As the world closed in and became connected through radio and television, and later the internet, society became attracted to the greats of the world. There were those who raced and pushed the human mind beyond the confines of the Earth, while others used words and public demonstration to create equality, end racism and stop the war. They became the trusted voices, identifiable leaders who guided the world to the present state and dreamed for the next generations.
Today, as society loses faith in empty political promises and the lack of leadership, we again look for hope in the media, seeking inspiration and change. But no longer are we drawn to people who use words or dream to inspire a different world. Our adrenalin filled minds seek action; we crave risk and passion, money and fame. We now synonymise leadership with entrepreneurship, without understanding the different drivers and motivations of each.
Leaders are dreamers. They project the future through their words and action, taking small steps within society to create change amongst the masses. It is often a measured and planned process, but progressively revolutionises society together towards a common dream. They create change from within, ensuring that they don’t agitate during the process.
An entrepreneur pioneers change through a product or business. They are often running a sprint, not a marathon, leading the charge to create new and exciting products, before moving on to the next thing. They innovate and move quickly, hoping that society will catch up and meet them, rather than motivating them to change.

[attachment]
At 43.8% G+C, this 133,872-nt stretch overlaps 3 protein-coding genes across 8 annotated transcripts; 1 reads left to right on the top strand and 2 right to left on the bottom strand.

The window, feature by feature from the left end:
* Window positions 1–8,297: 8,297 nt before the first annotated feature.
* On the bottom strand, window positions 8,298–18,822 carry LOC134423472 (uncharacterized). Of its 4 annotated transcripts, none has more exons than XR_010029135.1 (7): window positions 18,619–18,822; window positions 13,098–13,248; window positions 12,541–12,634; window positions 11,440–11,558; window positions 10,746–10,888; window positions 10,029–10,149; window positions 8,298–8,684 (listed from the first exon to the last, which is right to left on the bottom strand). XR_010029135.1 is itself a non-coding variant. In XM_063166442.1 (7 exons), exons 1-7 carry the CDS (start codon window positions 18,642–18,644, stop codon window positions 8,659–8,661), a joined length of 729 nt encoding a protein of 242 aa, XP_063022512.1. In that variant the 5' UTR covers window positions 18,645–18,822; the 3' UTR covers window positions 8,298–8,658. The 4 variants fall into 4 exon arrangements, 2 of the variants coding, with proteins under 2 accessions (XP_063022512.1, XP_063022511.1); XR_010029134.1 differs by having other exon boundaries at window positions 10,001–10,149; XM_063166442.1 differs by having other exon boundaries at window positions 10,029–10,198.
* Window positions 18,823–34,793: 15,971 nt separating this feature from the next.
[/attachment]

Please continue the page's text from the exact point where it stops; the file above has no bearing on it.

While both strive to create something better for the future, the key drivers motivating entrepreneurs and leaders are essentially different. Yet, in a connected and concentrated world, we place both on par with each other, elevating entrepreneurs as natural leaders without doubt.
To provide an example, think of Elon Musk. A natural innovator and entrepreneur who has forever changed the car and renewables, and maybe one day space travel, Musk has been named as a transformational leader who creates radical change. Yet while his products ride the innovation uptake curve, the natural innovator focuses on building the next product rather than creating change within society. At the other end of the spectrum, it is difficult to contend that Dr. Martin Luther King was an entrepreneur who had a dream, created something and moved on.
Both men have sought to create change, yet one has done this through inventing products which disrupt and shape the way we live and work, and the other through societal influence; by gaining the support of the community around him, rather than agitating for change.
In a world of growing connectivity, short attention spans and a constant state of rush, perhaps invention and entrepreneurship is the rise of a new form of leadership? Are we no longer inspired by the dreaming of our visionaries and instead idolise and seek inspiration from an entrepreneur who gains fame with products and technology that shape the way we live?